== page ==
It’s a tricky subject…and it’s also an old cliche. Almost every sitcom and story about Hollywood to come out of the maudlin Me Decade of the ‘70s and the Greed is Good era of the ‘80s used the “but what I really want to do is direct” punchline as part of some preconceived preoccupation with the men and women who make/made movies their job. No one was happy unless they could dictate their own filmic fate. Yet as you will see, the notion of a performer taking the reins of their own onscreen showcases is nothing new. Sometimes it was done out of necessity. At other times, it was a question of financial convenience. At the heart of it all is a desire to express oneself, to move beyond playing pretend to actually craft the backdrop and its accompanying believability in which to set such sometimes amazing Method-ology.
Of course, coming up with a list like this is next to impossible. First, we have the question of the core concept. Is someone like Elaine May a worthy addition, considering her limited time onscreen and her equally uneven output as a director? What about Ron Howard, a commercial titan but a critical clown, for the most part? Do we look at confirmed outsiders like Sean Penn as viable inclusions, or is someone like Peter Berg or Jon Favreau too mainstream to make an appearance? Questions… questions. In any case, here are our choices for the 10 (or make that, 11) best actors turned directors in the 100-plus year history of film. Certainly we have forgotten a few important names, but for us, these individuals argue not only for a smooth transition between creative crafts, but the viability of making such a decision, beginning with a pioneer who fell into her future role quite by accident:
Here’s hoping that every woman who sits down in the director’s chair takes a moment to recognize the real pioneer of (attempted) gender equity in Hollywood. Suspended for turning down a role that the studios wanted her to star in, Lupino took the mandated downtime to learn her alternative craft. She studied the camera and editing techniques, eventually taking on “women’s issues” like rape. She even dabbled in the popular film noir genre of the time. While she was never a critic’s darling, she was a trendsetter and a true talent. Katherine Bigelow may have the Oscar. Lupino has the history.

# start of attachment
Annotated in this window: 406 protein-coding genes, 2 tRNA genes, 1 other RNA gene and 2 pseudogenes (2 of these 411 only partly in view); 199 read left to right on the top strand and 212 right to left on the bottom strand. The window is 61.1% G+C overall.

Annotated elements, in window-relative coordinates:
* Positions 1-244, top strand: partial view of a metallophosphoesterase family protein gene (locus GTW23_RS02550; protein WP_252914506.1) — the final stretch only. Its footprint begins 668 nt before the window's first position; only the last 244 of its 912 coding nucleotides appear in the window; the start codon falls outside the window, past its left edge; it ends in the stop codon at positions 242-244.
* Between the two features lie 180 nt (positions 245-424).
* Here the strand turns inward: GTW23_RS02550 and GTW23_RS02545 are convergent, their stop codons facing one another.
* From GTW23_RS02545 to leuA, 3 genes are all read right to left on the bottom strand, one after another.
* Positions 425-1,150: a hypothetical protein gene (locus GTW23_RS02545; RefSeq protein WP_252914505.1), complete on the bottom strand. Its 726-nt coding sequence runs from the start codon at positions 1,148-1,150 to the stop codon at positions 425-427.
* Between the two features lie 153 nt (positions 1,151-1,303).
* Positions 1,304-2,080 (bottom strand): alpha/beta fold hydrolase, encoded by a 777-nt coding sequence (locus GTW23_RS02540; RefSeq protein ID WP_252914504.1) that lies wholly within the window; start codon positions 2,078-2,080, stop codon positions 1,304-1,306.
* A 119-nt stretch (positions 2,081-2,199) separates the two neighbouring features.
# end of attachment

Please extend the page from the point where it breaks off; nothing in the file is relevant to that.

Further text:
Argue over his bigotry and/or abusive chauvinism. Dismiss him as a crackpot whose several cans short of a six-pack. Whatever the case, there is no denying the man’s troubles off screen. But when he sits behind the lens, something magical happens. His take on William Wallace and Scottish defiance in 13th century England earned him accolades, but it was his intense, brutal look at the last hours of Christ’s life that legitimized his determined, defiant artistry. While his troubles in the tabloids have stifled his future projects (including a Holocaust drama?!?!), he remains an unique and eccentric individual… and director.
After time on TV and in the initial phase of his man crush career onscreen, Clooney decided to work way outside his comfort zone, turning the intriguing, supposedly autobiographical tale of game show producer Chuck Barris (The Gong Show, The Newlywed Game) and his alternate career as a CIA assassin into a delightful deconstruction of ‘60s and ‘70s pop culture. His follow-up was the equally enlightening drama about McCarthy era scare tactics and the journalist who stood up to them. With an attempted screwball comedy (Leatherheads) and a less than successful second stab at politics (Ides of March), he needs another aesthetic shot in the arm.
With Argo, Affleck completes one of the most unlikely trifectas in all of post-millennial moviemaking. Mocked as nothing but a Weinstein weaned pretty boy, his acting choices argued for a distinct level of cluelessness. Then, out of nowhere, he made the magnificent thriller Gone Baby Gone, and soon the name ‘Ben Affleck’ wasn’t just forgotten TMZ fodder. The follow-up, dealing with bank robbers from a distinct Boston neighborhood, confirmed critical confidence in his vision. Now his latest appears poised to make a significant Oscar run, meaning that man may have a matching statue for his mantle come next spring.
Yes, he will always be known as the pop culture pin-up who robbed Martin Scorsese of his preordained Oscar for Raging Bull. But that doesn’t mean Redford deserves ridicule. People, placed squarely in the suburbia of a post-Watergate world, set the tone for all the family dramas to come, dealing with issues like suicide and the accidental death of a child with heart and humanity. Granted, Redford has never matched the majesty of that Academy fave, but with the establishment of the Sundance Institute, and his ongoing commitment to causes, he’s a filmmaker who stands behind his words, and his work.
// Notes from the Road
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